Under the Health Act 2004, the Health Service Executive (HSE) is required to manage and deliver, or arrange to be delivered on its behalf, health and personal social services. Section 6 of the HSE Governance Act 2013 bars the Minister for Health from directing the HSE to provide a treatment or a personal service to any individual or to confer eligibility on any individual.

The National Waiting List Management Policy is a standardised approach used by the HSE to manage scheduled care treatment for in-patient, day case and planned procedures. It sets out the processes that hospitals are to implement to manage waiting lists and was developed in 2014 to ensure that all administrative, managerial and clinical staff follow an agreed national minimum standard for the management and administration of waiting lists for scheduled care.

In relation to the particular query raised, as this is a service matter, I have asked the Health Service Executive to respond to the Deputy directly, as soon as possible.

Primary Medical Certificates

Questions (861)

Catherine Connolly

Question:

861. Deputy Catherine Connolly asked the Minister for Health the engagement he has had with the Minister for Finance with regard to plans to allow applications for primary medical certificates to be processed and approved by general practitioners given the ongoing backlog in applications; and if he will make a statement on the matter. [6999/21]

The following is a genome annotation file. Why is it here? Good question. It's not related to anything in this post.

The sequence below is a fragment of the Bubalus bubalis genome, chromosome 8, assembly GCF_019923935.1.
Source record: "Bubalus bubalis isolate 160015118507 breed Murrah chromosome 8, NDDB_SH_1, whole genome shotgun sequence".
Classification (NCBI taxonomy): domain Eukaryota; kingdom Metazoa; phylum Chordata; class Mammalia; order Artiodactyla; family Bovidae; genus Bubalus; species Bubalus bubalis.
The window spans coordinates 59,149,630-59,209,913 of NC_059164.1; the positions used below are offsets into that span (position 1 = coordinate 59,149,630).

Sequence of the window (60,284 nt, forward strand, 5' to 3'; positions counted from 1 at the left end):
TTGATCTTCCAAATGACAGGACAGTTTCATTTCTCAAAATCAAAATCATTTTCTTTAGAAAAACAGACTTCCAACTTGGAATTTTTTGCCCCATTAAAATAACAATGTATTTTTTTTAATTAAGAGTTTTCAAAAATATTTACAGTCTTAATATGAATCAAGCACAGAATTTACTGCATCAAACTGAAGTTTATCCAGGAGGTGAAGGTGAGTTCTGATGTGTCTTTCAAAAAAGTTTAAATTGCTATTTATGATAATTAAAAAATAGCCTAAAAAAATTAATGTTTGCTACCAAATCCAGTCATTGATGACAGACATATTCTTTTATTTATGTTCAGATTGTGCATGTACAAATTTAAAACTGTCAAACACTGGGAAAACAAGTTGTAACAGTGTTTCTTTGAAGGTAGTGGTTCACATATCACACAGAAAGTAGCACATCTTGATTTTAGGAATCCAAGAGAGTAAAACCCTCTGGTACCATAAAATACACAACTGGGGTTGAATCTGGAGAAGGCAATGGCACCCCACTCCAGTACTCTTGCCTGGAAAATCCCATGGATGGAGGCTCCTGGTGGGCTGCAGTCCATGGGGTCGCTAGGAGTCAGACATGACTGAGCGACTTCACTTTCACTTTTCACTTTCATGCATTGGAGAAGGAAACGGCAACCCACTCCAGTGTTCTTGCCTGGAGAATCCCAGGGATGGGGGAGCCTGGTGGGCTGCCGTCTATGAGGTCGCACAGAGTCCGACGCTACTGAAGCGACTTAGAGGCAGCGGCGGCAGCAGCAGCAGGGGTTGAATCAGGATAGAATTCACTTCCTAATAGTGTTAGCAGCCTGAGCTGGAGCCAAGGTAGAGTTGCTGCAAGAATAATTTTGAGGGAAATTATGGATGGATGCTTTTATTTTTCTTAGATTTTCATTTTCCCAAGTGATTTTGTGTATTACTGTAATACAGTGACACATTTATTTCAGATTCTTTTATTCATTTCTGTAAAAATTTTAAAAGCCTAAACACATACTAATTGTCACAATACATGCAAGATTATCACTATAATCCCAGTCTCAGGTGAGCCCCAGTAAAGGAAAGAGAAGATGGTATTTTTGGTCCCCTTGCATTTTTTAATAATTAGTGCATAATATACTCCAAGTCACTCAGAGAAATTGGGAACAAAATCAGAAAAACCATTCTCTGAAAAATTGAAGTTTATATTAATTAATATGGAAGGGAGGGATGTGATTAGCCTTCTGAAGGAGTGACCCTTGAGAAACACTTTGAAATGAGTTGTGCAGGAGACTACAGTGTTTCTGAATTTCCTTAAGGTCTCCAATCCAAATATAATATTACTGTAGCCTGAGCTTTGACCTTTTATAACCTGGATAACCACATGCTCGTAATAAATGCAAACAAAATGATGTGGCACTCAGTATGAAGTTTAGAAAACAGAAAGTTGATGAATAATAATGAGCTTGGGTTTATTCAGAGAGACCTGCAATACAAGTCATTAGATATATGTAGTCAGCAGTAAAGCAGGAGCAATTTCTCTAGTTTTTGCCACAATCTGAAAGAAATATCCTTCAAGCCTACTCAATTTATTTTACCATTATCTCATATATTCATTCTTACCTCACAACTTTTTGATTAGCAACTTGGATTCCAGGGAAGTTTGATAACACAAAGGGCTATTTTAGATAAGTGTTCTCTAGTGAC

View answer

Written answers (Question to Health)

The Disabled Drivers and Disabled Passengers (Tax Concessions) Scheme comes under the remit of the Department of Finance and the Revenue Commissioners. The extent of the involvement of Health Service Executive (HSE) personnel in the Scheme relates to making a professional clinical determination as to whether an individual applicant meets the specified medical criteria for a Primary Medical Certificate, which is a requirement for the Scheme. This determination is undertaken by Senior Medical Officers for the relevant HSE Community Health Organisation on behalf of the Department of Finance and the Revenue Commissioners.

The Deputy may be aware that following a Supreme Court decision of June 2020, the assessment process for Primary Medical Certificates was suspended at the request of the Minister for Finance, Paschal Donohoe T.D. Following the approval of the Finance Act 2020 which provides for the medical criteria in primary legislation, the Minister for Health, Stephen Donnelly, T.D., issued an instruction to the Chief Executive Officer of the HSE to the effect that Primary Medical Certificate assessments can recommence with effect from 1st January, 2021.

Separately, the ability to hold assessments may be impacted by, among other things, the public health restrictions in place and the role of the HSE Medical Officers in the roll out of the COVID vaccination programme. I have been informed that the HSE is considering the matter of Primary Medical Certificate assessments in the context of their revision of the HSE recovery and restoration plans, taking into account the pressures and challenges to the health services presented by COVID.